Because she spoke

Memoirist, poet, and civil rights leader Maya Angelou [Photo Clinton Library – William J. Clinton Presidential Library]

BY KEISHA BELL | Visionary Brief

No one will know your truth unless you share it.

No one will know the extent of your pain unless you communicate. What has convinced her that life is better if she lives it in silence — silent to the abuses, silent to the injustices, silent to the hurt? There is power in her words.

Meet Marguerite Annie Johnson, known more commonly by most as Maya Angelou.

Angelou’s life experiences were as diverse as the city of Los Angeles. This poet, actress, writer, director, producer, singer, civil rights activist and memoirist was also a fry cook, sex worker, nightclub dancer, and performer.

Many would have prematurely labeled her another sad statistic because she was poor, black, and female. She, however, overcame those negative expectations to make positive history. Angelou lived from April 4, 1928, until May 28, 2014.

At an early age, Angelou understood the power of her voice. It scared her.

At eight years old, she was sexually abused and raped by her mother’s boyfriend. She told her brother, who, in turn, told the rest of their family.

The culprit was found guilty but spent only one day in jail. Four days after his release, he was murdered. Angelou internalized his death. As a result, for almost five years, she would not speak. Angelou believed her voice killed him. His actions almost killed her voice. How many voices have died?

Like others, Angelou believed she would never speak again. The world, however, is grateful she found her voice. In “I Know Why The Caged Bird Sings,” Angelou shared her horrific experience of being abused—sexually—as a child.  She received international recognition and acclaim.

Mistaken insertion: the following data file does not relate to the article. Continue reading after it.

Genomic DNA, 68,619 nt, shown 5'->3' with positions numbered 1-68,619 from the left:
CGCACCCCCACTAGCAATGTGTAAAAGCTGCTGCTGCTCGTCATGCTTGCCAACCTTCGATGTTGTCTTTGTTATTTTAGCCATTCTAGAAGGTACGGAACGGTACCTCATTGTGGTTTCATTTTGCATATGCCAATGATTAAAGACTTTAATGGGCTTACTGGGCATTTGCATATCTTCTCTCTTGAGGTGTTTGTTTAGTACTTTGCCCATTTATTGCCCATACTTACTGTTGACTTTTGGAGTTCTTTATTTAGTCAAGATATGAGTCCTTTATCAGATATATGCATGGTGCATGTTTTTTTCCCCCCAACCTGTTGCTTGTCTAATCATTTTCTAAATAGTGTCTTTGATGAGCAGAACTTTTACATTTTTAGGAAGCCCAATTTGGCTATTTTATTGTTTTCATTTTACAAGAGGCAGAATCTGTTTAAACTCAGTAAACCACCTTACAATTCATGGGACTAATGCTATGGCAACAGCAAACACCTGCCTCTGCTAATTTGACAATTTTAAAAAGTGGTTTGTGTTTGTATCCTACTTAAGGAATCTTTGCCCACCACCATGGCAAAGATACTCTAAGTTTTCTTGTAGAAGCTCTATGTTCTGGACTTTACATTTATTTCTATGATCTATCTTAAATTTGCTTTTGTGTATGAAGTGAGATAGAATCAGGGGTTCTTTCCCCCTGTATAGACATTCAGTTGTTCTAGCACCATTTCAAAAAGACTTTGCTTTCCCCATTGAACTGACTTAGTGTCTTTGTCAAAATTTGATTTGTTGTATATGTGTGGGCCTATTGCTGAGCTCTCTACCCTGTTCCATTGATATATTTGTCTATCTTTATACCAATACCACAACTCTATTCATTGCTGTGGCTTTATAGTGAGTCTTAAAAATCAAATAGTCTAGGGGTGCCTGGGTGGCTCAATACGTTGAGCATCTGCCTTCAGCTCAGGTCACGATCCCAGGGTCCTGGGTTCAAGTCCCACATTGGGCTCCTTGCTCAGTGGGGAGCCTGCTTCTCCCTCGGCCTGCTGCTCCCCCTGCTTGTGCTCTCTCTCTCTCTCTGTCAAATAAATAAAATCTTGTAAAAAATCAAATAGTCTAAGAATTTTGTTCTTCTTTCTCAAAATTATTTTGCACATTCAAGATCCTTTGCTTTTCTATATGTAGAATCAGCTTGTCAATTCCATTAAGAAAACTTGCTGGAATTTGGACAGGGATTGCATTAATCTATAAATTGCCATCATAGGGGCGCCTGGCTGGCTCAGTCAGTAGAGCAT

It is not surprising that Angelou, as a little girl, concluded that there was safety in being silent. Today, we have witnessed thousands of adult women break their silence to speak on their experiences of being sexually assaulted. Think about those who continue to live in silence. What, as a world, are we missing? What gifts and talents do they possess that will never flourish? What healing will she never receive because the request for help hides within her voice, which she refuses to use?

Over the course of Angelou’s life, she received dozens of awards and more than 50 honorary degrees. In 1982, she was named the first Reynolds Professor of American Studies at Wake Forest University in Winston-Salem, North Carolina. In 1993, she was the first poet to make an inaugural recitation since 1961. Furthermore, in 2015, a United States Postal Service stamp was issued commemorating Maya Angelou.

Keisha Bell

Keisha Bell

Angelou’s life exemplifies the power of the female voice. It shows its necessity to the world. Overcoming those things that work to mute it is not easy, but because she spoke, she enriched the lives of those around her. Are you speaking?

Keisha Bell is an attorney, author, and public servant.

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